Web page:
The costs associated with a ransomware attack are often viewed from two dimensions: On one side, there is the ransom demand, and on the other, the cost to recover or recreate data. Neither of these is a complete view because they do not take into account all the ancillary costs. Here’s a quick look at several factors that also add to the cost of dealing with ransomware: Downtime Ransomware frequently results in at least some IT systems downtime, meaning that technology resources necessary for business operations are unavailable. The costs…

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The process of making sure your business is prepared to protect its data from ransomware and other disasters depends largely on the characteristics of your specific computing environment, such as the type of data you have and how it is stored. To begin the process of implementing or optimizing a data protection plan, you need to gain a full understanding of how data is used within your organization and what needs to be protected the most. Start by asking yourself these four questions: 1. What data do I have? The first thing…

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When it comes to ransomware attacks, those who lose valuable data and have no viable backup tend to pay the ransom, while those with backups simply restore their data. However, neither group walks away unscathed because they both suffer downtime. Downtime is the period when systems are unavailable for use, and it can cost small and midsize businesses thousands of dollars or worse—it could put them out of business. An Imperva survey of RSA 2017 attendees found that downtime costs companies more than $5,000 in 56% of cases and more…

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Since many organizations are rapidly virtualizing servers and even desktops, there needs to be direction and guidance from top management in regards to information security. Organizations will need to develop a virtualization security policy that establishes the requirements for securely deploying, migrating, administering, and retiring virtual machines. In this way, a proper information security framework can be followed in implementing a secure environment for hosts, virtual machines, and virtual management tools. This article is part two of a series on virtualization. As with other policies, the security policy should not specify technologies to…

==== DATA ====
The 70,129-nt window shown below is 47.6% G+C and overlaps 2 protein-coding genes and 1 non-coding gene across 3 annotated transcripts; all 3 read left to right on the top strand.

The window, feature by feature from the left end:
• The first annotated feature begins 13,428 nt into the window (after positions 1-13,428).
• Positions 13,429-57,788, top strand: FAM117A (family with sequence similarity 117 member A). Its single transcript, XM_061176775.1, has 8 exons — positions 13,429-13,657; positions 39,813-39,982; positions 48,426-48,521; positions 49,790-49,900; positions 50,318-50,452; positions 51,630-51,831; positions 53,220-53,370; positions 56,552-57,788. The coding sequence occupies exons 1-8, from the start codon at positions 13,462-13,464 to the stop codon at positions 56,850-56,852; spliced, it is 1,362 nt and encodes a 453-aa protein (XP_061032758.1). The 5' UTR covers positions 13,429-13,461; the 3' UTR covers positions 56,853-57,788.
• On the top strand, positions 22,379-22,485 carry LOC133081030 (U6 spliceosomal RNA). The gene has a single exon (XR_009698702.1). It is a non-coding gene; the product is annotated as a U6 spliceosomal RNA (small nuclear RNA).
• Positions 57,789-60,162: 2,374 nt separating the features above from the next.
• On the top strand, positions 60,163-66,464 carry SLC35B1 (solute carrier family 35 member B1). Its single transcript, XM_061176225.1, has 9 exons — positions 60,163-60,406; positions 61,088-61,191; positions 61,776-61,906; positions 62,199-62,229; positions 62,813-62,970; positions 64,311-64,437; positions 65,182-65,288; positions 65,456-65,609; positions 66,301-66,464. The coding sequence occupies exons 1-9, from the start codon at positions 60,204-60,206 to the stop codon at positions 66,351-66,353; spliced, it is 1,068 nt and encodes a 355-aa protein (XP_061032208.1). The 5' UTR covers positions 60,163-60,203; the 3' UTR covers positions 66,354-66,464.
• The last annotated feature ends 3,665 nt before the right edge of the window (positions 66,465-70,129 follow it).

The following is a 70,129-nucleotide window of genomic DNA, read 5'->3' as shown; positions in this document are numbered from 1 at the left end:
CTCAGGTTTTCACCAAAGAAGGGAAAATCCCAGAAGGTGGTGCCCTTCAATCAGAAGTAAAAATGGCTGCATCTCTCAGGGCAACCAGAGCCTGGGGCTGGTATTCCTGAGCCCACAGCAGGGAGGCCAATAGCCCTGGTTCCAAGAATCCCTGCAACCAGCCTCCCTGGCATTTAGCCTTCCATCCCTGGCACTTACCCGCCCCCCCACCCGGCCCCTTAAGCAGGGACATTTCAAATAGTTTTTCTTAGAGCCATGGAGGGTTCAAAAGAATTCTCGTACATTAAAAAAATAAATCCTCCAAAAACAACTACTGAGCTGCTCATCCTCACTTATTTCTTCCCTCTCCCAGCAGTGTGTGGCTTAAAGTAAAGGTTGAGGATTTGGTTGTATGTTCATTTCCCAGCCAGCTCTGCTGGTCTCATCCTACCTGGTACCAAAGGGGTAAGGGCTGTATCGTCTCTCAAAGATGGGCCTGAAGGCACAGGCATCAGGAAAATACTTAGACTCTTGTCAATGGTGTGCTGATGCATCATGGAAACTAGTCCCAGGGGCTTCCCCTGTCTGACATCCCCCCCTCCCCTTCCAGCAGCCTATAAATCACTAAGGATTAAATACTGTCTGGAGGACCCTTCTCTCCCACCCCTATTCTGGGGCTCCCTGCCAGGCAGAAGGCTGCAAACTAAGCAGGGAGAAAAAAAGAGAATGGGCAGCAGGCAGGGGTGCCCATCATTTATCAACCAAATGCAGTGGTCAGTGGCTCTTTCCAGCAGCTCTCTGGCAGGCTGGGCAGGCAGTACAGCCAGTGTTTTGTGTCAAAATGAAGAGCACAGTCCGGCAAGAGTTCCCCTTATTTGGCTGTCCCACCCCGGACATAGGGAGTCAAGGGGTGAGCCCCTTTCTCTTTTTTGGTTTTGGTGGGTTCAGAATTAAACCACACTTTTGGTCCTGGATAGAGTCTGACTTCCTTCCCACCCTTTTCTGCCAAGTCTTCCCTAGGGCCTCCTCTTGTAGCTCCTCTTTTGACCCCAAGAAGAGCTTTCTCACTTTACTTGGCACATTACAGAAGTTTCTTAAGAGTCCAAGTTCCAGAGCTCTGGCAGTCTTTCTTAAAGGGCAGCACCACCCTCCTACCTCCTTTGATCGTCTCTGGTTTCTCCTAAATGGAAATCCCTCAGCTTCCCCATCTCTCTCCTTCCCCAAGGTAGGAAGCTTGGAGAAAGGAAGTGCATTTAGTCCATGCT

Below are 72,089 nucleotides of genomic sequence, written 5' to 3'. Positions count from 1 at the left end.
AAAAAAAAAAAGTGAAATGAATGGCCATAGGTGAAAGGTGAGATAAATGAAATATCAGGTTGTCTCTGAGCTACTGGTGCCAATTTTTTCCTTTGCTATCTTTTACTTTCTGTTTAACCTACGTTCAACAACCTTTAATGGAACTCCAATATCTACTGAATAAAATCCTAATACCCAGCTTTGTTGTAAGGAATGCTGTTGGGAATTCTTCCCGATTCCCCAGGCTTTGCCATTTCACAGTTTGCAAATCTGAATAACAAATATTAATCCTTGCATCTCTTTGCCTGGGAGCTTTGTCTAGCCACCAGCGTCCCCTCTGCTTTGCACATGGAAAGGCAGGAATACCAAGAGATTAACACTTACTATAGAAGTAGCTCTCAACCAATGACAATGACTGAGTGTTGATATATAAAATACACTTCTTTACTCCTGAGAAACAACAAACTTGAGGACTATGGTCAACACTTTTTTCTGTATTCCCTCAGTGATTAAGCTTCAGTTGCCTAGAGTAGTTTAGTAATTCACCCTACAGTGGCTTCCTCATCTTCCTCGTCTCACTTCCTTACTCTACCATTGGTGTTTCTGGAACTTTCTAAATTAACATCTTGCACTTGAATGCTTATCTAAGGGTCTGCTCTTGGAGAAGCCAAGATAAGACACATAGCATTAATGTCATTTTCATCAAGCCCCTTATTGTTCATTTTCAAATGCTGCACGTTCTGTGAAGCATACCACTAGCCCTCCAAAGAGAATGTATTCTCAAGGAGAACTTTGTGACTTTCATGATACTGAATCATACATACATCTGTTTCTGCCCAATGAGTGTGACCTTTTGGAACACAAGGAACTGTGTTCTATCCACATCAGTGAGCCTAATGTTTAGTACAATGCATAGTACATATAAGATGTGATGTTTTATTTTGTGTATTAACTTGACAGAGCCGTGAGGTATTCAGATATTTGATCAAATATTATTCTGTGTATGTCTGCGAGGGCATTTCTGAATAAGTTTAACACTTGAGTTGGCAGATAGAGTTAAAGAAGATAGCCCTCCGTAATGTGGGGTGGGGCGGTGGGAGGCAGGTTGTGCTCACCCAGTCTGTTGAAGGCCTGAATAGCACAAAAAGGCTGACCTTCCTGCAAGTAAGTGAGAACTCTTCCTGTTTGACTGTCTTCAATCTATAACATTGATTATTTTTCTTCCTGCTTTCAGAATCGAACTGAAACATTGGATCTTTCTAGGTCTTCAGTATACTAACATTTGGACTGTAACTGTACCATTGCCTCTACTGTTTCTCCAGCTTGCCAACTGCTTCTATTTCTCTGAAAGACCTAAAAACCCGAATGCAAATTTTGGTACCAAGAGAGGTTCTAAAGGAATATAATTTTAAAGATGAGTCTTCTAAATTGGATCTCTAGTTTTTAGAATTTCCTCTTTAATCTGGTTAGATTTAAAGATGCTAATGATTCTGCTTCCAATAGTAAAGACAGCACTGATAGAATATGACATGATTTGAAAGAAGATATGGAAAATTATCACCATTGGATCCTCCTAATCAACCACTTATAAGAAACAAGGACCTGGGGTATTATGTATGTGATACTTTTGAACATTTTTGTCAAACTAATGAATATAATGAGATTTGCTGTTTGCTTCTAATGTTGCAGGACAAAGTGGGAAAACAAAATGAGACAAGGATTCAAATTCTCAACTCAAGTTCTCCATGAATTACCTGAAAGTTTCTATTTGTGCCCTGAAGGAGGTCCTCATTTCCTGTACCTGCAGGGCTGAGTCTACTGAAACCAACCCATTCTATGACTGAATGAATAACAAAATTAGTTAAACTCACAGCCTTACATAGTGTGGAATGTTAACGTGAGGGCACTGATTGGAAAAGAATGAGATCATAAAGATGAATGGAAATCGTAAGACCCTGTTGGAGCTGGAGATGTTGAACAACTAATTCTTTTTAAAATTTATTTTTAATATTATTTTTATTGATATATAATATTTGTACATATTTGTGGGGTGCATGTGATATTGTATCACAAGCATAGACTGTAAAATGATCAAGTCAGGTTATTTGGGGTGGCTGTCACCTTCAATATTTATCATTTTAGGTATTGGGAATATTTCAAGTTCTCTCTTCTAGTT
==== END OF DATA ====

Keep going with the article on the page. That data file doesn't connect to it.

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Virtualization has really become a mainstream technology and an effective way for organizations to reduce costs. Virtualization simplifies processes but also creates new information security risks to handle. This article is concerned with business continuity and how virtualization can create many new opportunities and efficiencies in your business continuity plan. This is the third article in a series on virtualization. Specifically, three elements of business continuity that can be enhanced through virtualization. These elements are hot, warm, and cold sites, which provide redundancy in case a single site goes down.  Snapshots…

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Snapshots are a valuable feature virtualization offers business continuity. Organizations can create point-in-time recovery points numerous times a day by creating snapshots. Snapshots record all changes to a virtual machine so that the machine can be restored to the state at which the snapshot was taken. This is especially important when making changes to a virtual server because changes do not always work as planned. If a change impacts a system negatively, the virtual server can quickly be rolled back to the state it was in prior to the change by…

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Business continuity plans are designed to define the processes necessary to protect organizational assets and to keep the business running in the event of a disaster or local incident. Backups and recovery are important elements to business continuity but sometimes an organization needs a shorter Recovery Time Objective (RTO). In some cases, organizations will set up hot, warm, or cold sites that allow the organization to pick up business from that location in the event of a disaster. Hot sites are immediately ready to assume the workload of the production site,…

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